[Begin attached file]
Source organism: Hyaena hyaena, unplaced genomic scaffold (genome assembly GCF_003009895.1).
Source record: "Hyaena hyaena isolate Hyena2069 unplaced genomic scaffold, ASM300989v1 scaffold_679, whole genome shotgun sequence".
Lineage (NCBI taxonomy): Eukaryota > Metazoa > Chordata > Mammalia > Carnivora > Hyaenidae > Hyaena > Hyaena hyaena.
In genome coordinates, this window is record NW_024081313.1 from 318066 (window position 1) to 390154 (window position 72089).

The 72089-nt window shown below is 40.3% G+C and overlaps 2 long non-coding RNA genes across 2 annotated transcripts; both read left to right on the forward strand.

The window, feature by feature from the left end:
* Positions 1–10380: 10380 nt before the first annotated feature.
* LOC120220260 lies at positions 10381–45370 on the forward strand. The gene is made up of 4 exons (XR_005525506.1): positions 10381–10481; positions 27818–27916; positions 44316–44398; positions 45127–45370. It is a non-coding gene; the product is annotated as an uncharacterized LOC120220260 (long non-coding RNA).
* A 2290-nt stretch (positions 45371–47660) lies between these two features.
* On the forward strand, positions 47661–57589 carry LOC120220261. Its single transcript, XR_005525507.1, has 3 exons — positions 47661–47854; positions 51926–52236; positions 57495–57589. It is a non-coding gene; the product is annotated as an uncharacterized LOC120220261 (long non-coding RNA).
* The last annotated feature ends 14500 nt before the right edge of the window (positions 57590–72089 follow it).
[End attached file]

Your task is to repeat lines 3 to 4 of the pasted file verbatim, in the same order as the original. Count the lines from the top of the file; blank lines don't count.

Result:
Lineage (NCBI taxonomy): Eukaryota > Metazoa > Chordata > Mammalia > Carnivora > Hyaenidae > Hyaena > Hyaena hyaena.
In genome coordinates, this window is record NW_024081313.1 from 318066 (window position 1) to 390154 (window position 72089).